lessons in trust: a breastfeeding story

Two months ago, one ordinary morning Rivers decided to wean himself. For the last few weeks we’d been down to one breastfeeding cuddle a day. The fact that it was only once daily made it quite painful for me physically. My body was regressing back to its former sensitivity, the pre-suckling baby sensitivity. He was 22 months at this point, so when he decided to skip his “bop bop” breakfast, I really didn’t mind. Maybe I was a bit relieved even.

The next morning he skipped again, instead following Daddy straight into the kitchen for oatmeal. He never requested our time together later in the day, and I never insisted. This went on for a couple weeks, then suddenly it was as if he remembered I was there, or really that my “bop bops” were there. But by then my breasts had shrunk. I was dry and my breasts far too sensitive to oblige. I could only hold him close, a winter sweater between the space that once held his head to my chest. Our relationship had evolved and we could not reverse time. We both cried a little, because change is tough.

My journey as a mother would not be complete without my breastfeeding experience and it’s absolutely not because of the actual act. The act itself did not complete me. In actuality I never felt the bursts of bliss that some mothers express. The experience for me was a lesson in trust. I had to trust the tiny person who knew more about breastfeeding than his new mother. I had to give him time to find his way, allow him to be fussy (to do the on again, off again dance), to hang on me All. Day. Long. during teething periods or growth spurts, and eventually allow him to do gymnastics on my face when he still requested breastmilk even after he was on a steady diet of solids. I had to trust my body. I had to trust that I was giving “enough,” because the moment I became anxious about it, my flow would begin to diminish. I never gave extra, but I trusted myself and I always had just enough for my single baby bird.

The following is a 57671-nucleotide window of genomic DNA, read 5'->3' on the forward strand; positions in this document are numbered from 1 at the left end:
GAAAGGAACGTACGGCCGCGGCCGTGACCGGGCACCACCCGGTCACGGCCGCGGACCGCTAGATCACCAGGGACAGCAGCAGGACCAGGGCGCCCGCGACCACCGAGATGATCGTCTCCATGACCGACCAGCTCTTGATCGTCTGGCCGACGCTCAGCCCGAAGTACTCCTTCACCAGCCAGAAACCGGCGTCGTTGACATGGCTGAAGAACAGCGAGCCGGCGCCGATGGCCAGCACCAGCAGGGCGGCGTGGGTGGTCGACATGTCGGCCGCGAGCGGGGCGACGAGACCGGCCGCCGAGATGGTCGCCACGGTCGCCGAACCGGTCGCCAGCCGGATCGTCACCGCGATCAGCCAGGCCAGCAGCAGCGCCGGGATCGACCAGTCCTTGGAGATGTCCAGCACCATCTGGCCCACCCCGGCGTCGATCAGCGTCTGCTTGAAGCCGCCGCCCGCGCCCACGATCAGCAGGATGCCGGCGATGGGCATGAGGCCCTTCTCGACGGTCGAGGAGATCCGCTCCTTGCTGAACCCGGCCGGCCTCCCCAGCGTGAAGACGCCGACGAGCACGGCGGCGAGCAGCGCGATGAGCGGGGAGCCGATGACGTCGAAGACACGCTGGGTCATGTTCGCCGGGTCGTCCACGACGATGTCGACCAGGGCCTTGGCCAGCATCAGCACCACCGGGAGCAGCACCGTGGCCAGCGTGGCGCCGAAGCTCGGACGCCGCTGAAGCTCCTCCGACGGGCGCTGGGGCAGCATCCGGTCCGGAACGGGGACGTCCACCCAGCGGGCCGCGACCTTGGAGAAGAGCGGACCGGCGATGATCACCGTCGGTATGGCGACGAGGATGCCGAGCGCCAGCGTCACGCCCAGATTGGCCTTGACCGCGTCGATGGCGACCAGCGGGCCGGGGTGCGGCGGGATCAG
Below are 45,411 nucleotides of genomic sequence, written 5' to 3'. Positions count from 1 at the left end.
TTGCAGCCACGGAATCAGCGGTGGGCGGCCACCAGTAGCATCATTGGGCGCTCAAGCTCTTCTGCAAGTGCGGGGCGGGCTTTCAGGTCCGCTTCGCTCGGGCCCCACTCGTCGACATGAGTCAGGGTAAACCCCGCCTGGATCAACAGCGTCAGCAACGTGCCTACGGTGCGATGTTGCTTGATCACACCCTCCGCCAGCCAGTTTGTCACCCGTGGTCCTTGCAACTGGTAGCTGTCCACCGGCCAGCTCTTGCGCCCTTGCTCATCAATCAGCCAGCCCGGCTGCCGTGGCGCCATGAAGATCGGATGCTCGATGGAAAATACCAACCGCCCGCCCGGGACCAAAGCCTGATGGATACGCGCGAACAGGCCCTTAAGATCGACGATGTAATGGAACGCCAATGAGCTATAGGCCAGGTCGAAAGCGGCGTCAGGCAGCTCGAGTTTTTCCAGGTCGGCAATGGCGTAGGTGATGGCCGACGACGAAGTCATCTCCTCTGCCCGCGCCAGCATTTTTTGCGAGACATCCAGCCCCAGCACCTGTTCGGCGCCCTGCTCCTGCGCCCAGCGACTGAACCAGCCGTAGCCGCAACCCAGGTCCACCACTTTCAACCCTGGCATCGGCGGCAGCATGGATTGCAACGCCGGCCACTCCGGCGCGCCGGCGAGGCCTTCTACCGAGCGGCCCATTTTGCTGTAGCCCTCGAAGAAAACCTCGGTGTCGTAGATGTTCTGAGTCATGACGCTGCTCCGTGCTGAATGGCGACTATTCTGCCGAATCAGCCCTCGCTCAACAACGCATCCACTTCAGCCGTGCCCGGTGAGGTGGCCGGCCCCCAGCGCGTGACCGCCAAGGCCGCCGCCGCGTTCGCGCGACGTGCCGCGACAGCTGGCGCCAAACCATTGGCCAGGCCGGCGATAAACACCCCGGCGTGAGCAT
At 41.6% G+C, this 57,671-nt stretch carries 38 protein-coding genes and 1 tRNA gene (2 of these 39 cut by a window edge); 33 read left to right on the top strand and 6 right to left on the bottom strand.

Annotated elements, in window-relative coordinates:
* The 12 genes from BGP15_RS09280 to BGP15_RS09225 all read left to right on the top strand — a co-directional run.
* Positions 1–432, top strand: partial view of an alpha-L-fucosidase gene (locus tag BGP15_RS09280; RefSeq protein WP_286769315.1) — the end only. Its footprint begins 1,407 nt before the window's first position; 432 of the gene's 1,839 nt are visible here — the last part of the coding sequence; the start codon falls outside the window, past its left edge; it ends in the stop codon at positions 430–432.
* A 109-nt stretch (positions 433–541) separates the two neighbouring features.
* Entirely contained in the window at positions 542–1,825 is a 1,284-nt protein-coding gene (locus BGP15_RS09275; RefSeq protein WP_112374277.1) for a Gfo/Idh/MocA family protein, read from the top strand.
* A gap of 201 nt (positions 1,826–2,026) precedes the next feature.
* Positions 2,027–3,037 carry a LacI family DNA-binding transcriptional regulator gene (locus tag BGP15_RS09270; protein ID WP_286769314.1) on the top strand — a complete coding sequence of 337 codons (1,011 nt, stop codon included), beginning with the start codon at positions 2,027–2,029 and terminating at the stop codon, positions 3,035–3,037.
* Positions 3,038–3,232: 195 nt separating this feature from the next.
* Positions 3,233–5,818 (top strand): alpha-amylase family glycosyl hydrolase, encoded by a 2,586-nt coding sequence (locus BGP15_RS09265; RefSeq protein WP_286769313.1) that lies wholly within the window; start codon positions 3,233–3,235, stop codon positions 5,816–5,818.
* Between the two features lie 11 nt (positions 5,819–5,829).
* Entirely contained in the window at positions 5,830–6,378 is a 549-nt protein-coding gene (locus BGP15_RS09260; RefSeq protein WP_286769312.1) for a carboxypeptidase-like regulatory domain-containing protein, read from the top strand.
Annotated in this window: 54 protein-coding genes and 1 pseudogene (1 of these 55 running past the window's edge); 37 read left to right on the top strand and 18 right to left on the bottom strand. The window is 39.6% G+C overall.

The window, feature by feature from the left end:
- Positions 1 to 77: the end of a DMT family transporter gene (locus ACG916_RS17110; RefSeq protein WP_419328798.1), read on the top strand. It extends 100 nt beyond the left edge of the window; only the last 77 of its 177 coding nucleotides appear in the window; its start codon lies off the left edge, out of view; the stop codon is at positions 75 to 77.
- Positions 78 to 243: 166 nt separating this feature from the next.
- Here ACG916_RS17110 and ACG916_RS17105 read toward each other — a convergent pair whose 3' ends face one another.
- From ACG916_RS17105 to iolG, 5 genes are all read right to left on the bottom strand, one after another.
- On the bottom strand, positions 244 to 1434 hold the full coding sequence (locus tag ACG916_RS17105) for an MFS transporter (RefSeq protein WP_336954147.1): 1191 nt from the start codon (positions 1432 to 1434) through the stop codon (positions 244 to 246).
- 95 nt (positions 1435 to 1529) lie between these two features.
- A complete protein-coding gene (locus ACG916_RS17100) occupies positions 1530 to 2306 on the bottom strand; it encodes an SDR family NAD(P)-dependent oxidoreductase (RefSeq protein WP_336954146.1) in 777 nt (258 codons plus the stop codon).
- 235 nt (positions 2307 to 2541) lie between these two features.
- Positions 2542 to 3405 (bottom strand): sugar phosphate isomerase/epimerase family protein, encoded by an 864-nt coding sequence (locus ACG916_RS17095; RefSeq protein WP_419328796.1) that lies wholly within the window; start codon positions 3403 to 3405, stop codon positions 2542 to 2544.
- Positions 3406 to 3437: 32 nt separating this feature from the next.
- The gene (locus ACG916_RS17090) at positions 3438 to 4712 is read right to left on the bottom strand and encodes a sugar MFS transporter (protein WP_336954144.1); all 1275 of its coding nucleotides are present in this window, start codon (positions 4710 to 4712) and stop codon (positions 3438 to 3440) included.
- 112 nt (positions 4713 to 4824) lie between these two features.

Before his arrival I had set a flexible goal of breastfeeding for one year, but by the time the first month passed I was in such pain that I had to exclusively pump for two days while Jonathan bottle fed. The first time I bottle fed Rivers, I wept terribly because he was so fussy, determined to wiggle his head into my fuzzy robe and get at the real thing. I kept thinking, if I make it to month three and this is still painful, I’ll quit. Month three was fine, but the pain crept back by month four, then disappeared again for good until recently when our days slowly dwindled. I had to trust that, like any physical exercise, my body would adjust and my nipples would toughen. They did.

As we neared a year, and Rivers became more physically active, he seemed to nurse less and less. I almost thought our days were over, but my instincts told me otherwise. If he refused me, I pumped. Nothing worth keeping ever came out of the sessions, but I kept up the activity to keep the milk glands active just in case. I trusted my instincts and sure enough he was back to nursing like clockwork.